LAPD officers gather near the Staples Center, site of the Democratic National Convention, August 15, 2000. Photo Credit: Bob Riha, Jr. via Getty Images

By David Kurlander

The Democratic National Convention last week aimed to unite a party that has in recent years been moving in different ideological directions. The Convention programming played out amidst particularly passionate inner-Party debates concerning wealth disparity, universal healthcare, the Green New Deal, and the Defund movement. At moments during the proceedings, these dissonances became apparent: The DNC’s inclusion of Never Trump Republicans like John Kasich alienated certain progressives and some pundits viewed Representative Alexandria Ocasio-Cortez’s nomination of Bernie Sanders as a symbolic warning. This tug-of-war, while particularly pressing given the current state of the nation, is obviously not new. In fact, these internecine struggles played out far more publicly twenty years ago at the Staples Center in Los Angeles, during the nominating convention of Al Gore…

Tensions ran high in the City of Angels during the first six months of the new millennium. In March 2000, the LAPD disbanded a group of CRASH (Community Resources Against Street Hoodlums) gang intelligence units after an investigation revealed shocking corruption, including the orchestration of bank robberies, theft of massive amounts of cocaine, and even involvement in murders. Three months later, after the Los Angeles Lakers won the NBA Championship, riots broke out outside the same arena where the Convention would be held in August. Frustrated merchants postulated that the police were wary to intervene given the fallout from the CRASH revelations.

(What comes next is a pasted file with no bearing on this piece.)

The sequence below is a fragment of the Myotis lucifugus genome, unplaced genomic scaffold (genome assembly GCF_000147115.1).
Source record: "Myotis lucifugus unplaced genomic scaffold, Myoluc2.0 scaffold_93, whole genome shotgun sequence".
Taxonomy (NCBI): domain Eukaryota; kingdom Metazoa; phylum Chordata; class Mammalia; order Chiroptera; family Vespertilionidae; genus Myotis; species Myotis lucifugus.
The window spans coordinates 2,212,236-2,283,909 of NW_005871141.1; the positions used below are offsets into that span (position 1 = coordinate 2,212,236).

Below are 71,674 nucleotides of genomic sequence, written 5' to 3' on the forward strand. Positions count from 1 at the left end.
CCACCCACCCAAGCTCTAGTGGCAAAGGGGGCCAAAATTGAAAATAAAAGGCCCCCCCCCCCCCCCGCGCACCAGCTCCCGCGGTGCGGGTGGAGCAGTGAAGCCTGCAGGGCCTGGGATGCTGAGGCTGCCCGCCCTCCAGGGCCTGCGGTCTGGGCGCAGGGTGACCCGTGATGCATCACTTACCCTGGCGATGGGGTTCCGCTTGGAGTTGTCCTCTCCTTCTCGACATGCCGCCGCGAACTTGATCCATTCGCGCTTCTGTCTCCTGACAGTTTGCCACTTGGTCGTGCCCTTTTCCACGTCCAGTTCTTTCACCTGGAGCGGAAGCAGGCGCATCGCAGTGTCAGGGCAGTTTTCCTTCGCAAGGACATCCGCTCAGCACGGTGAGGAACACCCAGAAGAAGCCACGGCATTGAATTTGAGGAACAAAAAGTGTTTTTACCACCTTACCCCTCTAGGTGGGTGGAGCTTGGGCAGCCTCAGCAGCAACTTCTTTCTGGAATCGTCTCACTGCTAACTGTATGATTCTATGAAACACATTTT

On August 13th, the eve of the Convention, over 3,500 protestors marched for Mumia Abu-Jamal, a former Black Panther and journalist on death row following his conviction for the killing of a Philadelphia police officer in 1981. Abu-Jamal contended that he had been framed. Arguably the most high-profile advocates for reopening the Abu-Jamal case were the members of the immensely popular rock band Rage Against the Machine, whose 1999 album, the aptly-titled The Battle of Los Angeles, had topped the charts over even Mariah Carey’s arguably overhyped Rainbow.

The band, with some help from MTV, mounted a legal battle to secure a Staples Center parking lot, where they played a raucous set on the first night of the Convention, around the same time that President Clinton addressed the crowd inside. Guitarist Tom Morello, in response to a Los Angeles Times query before the set about the potential of their music to spark civil unrest, said, “We’re certainly not the danger to society that the rogue elements of the LAPD are…We don’t beat homeless people, we don’t steal, we don’t kill people.” An hour after the band’s set concluded, several hundred of the attendees refused police orders to disperse and began throwing bottles. Ten were arrested, and images of rubber bullets and skirmishes between protesters and mounted police reached the airwaves.